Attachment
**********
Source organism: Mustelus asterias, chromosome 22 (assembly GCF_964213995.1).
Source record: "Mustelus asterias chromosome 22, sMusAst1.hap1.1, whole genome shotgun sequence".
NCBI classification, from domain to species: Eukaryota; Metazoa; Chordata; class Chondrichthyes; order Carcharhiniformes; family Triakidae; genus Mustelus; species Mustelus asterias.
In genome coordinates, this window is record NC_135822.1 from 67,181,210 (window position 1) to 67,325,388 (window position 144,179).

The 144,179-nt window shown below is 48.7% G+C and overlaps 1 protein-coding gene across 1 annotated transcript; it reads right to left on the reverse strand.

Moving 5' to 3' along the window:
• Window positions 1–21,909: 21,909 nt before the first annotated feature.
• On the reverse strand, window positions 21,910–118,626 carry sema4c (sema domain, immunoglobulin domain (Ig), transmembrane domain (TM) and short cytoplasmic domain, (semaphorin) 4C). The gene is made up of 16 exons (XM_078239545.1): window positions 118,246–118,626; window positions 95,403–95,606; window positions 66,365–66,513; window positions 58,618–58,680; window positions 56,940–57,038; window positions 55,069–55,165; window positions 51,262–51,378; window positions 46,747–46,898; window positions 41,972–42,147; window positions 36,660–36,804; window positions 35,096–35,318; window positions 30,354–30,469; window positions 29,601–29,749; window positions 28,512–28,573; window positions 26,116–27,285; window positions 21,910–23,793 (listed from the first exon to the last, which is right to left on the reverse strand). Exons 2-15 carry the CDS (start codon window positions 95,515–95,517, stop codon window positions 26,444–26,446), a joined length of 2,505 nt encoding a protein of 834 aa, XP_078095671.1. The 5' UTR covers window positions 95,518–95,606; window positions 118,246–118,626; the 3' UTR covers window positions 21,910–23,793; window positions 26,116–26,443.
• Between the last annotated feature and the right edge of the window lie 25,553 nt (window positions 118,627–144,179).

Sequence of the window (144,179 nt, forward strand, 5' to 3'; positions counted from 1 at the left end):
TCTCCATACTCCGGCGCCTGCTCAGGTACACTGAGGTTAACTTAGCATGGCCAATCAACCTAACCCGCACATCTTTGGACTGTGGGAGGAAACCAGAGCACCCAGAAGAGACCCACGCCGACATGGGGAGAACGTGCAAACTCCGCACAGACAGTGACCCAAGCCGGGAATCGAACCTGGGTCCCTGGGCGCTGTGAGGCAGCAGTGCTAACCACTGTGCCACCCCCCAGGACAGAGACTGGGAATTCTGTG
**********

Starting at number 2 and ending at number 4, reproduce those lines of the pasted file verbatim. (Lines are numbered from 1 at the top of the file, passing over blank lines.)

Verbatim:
Source record: "Mustelus asterias chromosome 22, sMusAst1.hap1.1, whole genome shotgun sequence".
NCBI classification, from domain to species: Eukaryota; Metazoa; Chordata; class Chondrichthyes; order Carcharhiniformes; family Triakidae; genus Mustelus; species Mustelus asterias.
In genome coordinates, this window is record NC_135822.1 from 67,181,210 (window position 1) to 67,325,388 (window position 144,179).